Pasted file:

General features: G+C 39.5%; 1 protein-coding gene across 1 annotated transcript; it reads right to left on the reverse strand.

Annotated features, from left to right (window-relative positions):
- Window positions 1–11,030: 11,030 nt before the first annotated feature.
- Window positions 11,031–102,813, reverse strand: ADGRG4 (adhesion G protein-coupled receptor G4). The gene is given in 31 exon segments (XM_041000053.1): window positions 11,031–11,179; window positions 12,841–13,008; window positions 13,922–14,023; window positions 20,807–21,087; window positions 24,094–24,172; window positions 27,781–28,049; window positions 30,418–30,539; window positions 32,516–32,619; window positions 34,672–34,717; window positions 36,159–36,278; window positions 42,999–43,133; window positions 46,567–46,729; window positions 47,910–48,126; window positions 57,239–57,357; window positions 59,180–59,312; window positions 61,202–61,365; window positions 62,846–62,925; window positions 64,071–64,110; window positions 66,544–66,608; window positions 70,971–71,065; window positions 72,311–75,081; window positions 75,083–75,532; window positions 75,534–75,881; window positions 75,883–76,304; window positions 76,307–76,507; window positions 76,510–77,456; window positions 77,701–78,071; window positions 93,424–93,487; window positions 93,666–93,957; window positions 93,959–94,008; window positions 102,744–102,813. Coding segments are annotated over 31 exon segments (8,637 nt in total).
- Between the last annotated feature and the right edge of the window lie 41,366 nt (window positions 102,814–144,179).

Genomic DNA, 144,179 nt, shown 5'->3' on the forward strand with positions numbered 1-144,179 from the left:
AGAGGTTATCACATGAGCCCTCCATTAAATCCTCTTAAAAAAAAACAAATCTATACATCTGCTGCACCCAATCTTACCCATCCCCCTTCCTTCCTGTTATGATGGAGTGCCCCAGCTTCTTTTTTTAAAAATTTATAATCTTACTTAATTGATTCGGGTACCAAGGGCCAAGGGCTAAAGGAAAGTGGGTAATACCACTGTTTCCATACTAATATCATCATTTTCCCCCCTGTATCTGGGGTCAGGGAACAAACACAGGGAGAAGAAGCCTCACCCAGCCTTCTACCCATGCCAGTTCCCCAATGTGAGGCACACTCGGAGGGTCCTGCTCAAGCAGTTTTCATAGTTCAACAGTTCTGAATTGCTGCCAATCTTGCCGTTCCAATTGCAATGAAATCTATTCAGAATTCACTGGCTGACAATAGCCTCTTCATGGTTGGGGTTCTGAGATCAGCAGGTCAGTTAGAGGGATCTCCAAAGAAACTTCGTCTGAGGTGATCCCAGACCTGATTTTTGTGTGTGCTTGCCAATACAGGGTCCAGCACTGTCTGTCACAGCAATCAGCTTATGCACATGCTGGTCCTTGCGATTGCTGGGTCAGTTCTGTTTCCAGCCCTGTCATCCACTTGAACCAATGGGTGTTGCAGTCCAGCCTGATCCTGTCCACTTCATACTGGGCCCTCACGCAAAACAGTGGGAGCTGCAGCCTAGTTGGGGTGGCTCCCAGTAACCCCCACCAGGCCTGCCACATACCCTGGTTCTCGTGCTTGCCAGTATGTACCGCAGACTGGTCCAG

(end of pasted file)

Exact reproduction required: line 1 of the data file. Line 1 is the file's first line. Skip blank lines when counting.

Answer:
General features: G+C 39.5%; 1 protein-coding gene across 1 annotated transcript; it reads right to left on the reverse strand.